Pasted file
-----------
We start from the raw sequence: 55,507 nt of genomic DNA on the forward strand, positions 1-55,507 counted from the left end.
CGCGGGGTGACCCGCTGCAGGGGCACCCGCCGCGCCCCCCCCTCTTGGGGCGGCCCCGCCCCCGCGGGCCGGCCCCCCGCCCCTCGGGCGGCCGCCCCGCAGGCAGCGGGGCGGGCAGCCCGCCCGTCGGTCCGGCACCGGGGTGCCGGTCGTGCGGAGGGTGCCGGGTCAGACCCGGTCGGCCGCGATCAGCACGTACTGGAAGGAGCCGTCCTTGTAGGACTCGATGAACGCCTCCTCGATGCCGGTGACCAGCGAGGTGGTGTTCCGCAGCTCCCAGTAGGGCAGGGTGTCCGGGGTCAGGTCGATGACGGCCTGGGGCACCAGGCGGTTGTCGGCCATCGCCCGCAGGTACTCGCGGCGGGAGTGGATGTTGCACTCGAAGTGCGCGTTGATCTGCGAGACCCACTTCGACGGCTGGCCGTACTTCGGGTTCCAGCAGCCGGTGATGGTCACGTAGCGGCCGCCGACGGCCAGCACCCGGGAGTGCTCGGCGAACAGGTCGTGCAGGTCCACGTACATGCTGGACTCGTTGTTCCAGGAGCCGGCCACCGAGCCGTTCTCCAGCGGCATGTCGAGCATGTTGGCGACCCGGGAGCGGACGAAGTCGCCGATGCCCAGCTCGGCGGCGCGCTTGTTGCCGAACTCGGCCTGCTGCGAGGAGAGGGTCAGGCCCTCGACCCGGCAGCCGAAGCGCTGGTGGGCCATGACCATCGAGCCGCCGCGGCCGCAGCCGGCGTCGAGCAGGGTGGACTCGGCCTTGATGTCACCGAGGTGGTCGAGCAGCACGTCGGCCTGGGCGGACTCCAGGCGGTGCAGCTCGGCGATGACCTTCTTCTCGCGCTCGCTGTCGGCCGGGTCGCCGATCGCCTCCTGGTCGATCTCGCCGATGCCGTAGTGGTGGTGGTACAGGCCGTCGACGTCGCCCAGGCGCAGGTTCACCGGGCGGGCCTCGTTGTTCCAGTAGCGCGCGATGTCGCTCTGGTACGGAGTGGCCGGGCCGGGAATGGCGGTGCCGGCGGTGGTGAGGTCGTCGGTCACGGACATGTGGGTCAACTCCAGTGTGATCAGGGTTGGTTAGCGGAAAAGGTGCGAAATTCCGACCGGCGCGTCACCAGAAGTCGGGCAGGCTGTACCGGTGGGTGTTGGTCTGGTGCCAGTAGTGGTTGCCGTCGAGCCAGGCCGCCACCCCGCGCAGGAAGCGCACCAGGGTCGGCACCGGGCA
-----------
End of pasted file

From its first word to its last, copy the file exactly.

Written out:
We start from the raw sequence: 55,507 nt of genomic DNA on the forward strand, positions 1-55,507 counted from the left end.
CGCGGGGTGACCCGCTGCAGGGGCACCCGCCGCGCCCCCCCCTCTTGGGGCGGCCCCGCCCCCGCGGGCCGGCCCCCCGCCCCTCGGGCGGCCGCCCCGCAGGCAGCGGGGCGGGCAGCCCGCCCGTCGGTCCGGCACCGGGGTGCCGGTCGTGCGGAGGGTGCCGGGTCAGACCCGGTCGGCCGCGATCAGCACGTACTGGAAGGAGCCGTCCTTGTAGGACTCGATGAACGCCTCCTCGATGCCGGTGACCAGCGAGGTGGTGTTCCGCAGCTCCCAGTAGGGCAGGGTGTCCGGGGTCAGGTCGATGACGGCCTGGGGCACCAGGCGGTTGTCGGCCATCGCCCGCAGGTACTCGCGGCGGGAGTGGATGTTGCACTCGAAGTGCGCGTTGATCTGCGAGACCCACTTCGACGGCTGGCCGTACTTCGGGTTCCAGCAGCCGGTGATGGTCACGTAGCGGCCGCCGACGGCCAGCACCCGGGAGTGCTCGGCGAACAGGTCGTGCAGGTCCACGTACATGCTGGACTCGTTGTTCCAGGAGCCGGCCACCGAGCCGTTCTCCAGCGGCATGTCGAGCATGTTGGCGACCCGGGAGCGGACGAAGTCGCCGATGCCCAGCTCGGCGGCGCGCTTGTTGCCGAACTCGGCCTGCTGCGAGGAGAGGGTCAGGCCCTCGACCCGGCAGCCGAAGCGCTGGTGGGCCATGACCATCGAGCCGCCGCGGCCGCAGCCGGCGTCGAGCAGGGTGGACTCGGCCTTGATGTCACCGAGGTGGTCGAGCAGCACGTCGGCCTGGGCGGACTCCAGGCGGTGCAGCTCGGCGATGACCTTCTTCTCGCGCTCGCTGTCGGCCGGGTCGCCGATCGCCTCCTGGTCGATCTCGCCGATGCCGTAGTGGTGGTGGTACAGGCCGTCGACGTCGCCCAGGCGCAGGTTCACCGGGCGGGCCTCGTTGTTCCAGTAGCGCGCGATGTCGCTCTGGTACGGAGTGGCCGGGCCGGGAATGGCGGTGCCGGCGGTGGTGAGGTCGTCGGTCACGGACATGTGGGTCAACTCCAGTGTGATCAGGGTTGGTTAGCGGAAAAGGTGCGAAATTCCGACCGGCGCGTCACCAGAAGTCGGGCAGGCTGTACCGGTGGGTGTTGGTCTGGTGCCAGTAGTGGTTGCCGTCGAGCCAGGCCGCCACCCCGCGCAGGAAGCGCACCAGGGTCGGCACCGGGCA